Wind turbine market leader Vestas has revealed the first investment made by its venture fund with a stake in Swedish wooden wind tower start-up Modvion.
Modvion builds wind towers from sections of specially prepared wood laminate panels. As well as being lighter, the modular nature means transporting the towers to the construction sites is far easier.
As onshore wind turbines increase in size beyond the 6-megawatt mark, hub heights and towers will need to grow too. If successfully commercialized, Modvion’s solution would solve the transport problem, while also replacing carbon intensive-steel with what could be a carbon-negative alternative.
No details on the size of the deal have been released but Vestas previously told Greentech Media that Vestas Ventures would look to invest €1 million to €6 million ($1.2 million to $7.2 million) at a time.
Vestas Ventures launched in November with a view to taking small stakes in start-ups to seed innovation and gain better insight on emerging technologies.
It focuses on four key areas: long-duration storage and other grid flexibility tech; "power-to-X" technologies to use renewable electricity to produce carbon-neutral fuels; wind energy technologies; and sustainability and advanced materials.
Bo Svoldgaard, senior VP and head of innovation, said this first investment is an excellent fit for Vestas.
“We believe this will be a commercial business in the future and it also ticks the sustainability box. This is not only about producing green electricity, it's about doing so in a sustainable way,” he said in an interview.
To make taller steel towers, either the thickness of the walls has to increase or the diameter of the tower must grow. That diameter is limited in most markets by the maximum width of a load permitted to travel on public roads. The length of tower sections can also be a limiting factor on turns.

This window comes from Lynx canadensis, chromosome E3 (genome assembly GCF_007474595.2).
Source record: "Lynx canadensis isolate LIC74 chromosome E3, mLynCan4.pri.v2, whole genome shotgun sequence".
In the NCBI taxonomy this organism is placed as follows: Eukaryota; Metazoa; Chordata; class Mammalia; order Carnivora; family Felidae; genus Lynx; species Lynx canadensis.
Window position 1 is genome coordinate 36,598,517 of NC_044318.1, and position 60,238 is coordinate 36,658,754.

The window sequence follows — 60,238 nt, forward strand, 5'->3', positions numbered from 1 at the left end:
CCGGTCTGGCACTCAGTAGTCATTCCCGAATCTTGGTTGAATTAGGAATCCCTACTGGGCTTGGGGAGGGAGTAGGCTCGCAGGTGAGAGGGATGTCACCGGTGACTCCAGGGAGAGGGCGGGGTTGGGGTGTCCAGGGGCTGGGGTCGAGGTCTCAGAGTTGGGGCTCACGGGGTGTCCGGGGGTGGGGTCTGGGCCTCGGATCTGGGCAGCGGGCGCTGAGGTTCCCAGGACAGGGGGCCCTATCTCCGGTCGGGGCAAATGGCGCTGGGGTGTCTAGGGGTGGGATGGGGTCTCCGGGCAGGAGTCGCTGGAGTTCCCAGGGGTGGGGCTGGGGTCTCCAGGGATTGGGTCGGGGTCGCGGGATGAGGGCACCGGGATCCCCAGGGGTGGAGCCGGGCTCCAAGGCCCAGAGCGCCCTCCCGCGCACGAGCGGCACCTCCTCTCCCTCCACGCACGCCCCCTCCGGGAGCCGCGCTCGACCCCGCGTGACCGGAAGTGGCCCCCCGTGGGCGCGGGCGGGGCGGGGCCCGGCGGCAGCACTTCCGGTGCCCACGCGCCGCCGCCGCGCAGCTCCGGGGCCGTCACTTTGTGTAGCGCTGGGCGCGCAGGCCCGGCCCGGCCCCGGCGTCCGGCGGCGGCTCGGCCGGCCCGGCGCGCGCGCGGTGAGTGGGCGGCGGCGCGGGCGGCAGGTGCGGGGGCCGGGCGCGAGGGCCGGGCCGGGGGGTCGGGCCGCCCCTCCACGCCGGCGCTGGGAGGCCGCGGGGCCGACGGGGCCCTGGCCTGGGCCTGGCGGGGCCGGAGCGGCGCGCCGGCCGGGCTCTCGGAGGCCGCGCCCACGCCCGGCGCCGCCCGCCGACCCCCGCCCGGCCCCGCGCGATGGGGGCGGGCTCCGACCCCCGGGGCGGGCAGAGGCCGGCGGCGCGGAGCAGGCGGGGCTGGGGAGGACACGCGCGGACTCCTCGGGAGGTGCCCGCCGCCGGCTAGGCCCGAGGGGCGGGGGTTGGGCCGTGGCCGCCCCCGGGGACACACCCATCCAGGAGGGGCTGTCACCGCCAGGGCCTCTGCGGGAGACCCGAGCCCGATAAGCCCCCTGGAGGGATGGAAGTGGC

“We believe that this design will fit future turbine sizes and ratings when we are at the 5 megawatts, 6 megawatts and beyond for onshore and tower heights of 140, 150 meters,” said Svoldgaard.
Modvion also claims that the towers would only require a few alterations to serve the growing offshore market. Svoldgaard said the investment has been made with the onshore market in mind so any developments in the offshore market would be a bonus.
Modvion's production facility in Sweden. (Credit: Modvion)
First commercial Modvion wind tower next year
A 38-meter prototype has been installed already. Certification for commercial-scale towers is underway.
“Modvion’s first commercial-scale turbine tower will be installed in 2022,” Otto Lundman, Modvion’s CEO told GTM in an email. “Modvion is currently further automating our production technology before taking the production line for the first commercial-scale tower into operations in our R&D facility in Gothenburg,” he added.
“The first volume production unit is planned to go into operations in 2023 and we of course aim to accelerate our production scale-up in order to be ready to supply a larger market,” wrote Lundman.
Svoldgaard said there was scope for production in Europe, U.S. and Asia given that the material itself builds on the established laminated wood veneers used widely in the construction industry.
As developers are increasingly looking for options to add local content to their projects, Lundman agreed that manufacturing could be replicated.
“Sustainably sourced wood can be found in many places around the world and good manufacturing partners as well. So we look forward to supplying increasing markets also with local manufacturing,” Lundman wrote.
There is also potential that wooden towers could prove to be more fire-resistant than steel. Lundman noted that testing that replicated wildfire conditions would be required in order to confirm, but the fundamentals remain. Steel becomes soft when heated while large wood structures will char on the outside but retain their strength.
For now, the focus is on the potential for Modvion’s towers to match the trend for bigger turbines and pressure for lower carbon deployment.
“We see more and more requirements on circularity and reuse of materials,” said Svoldgaard. “We know when producing this kind of tower in comparison to steel this will reduce the CO2 footprint by 80 percent.”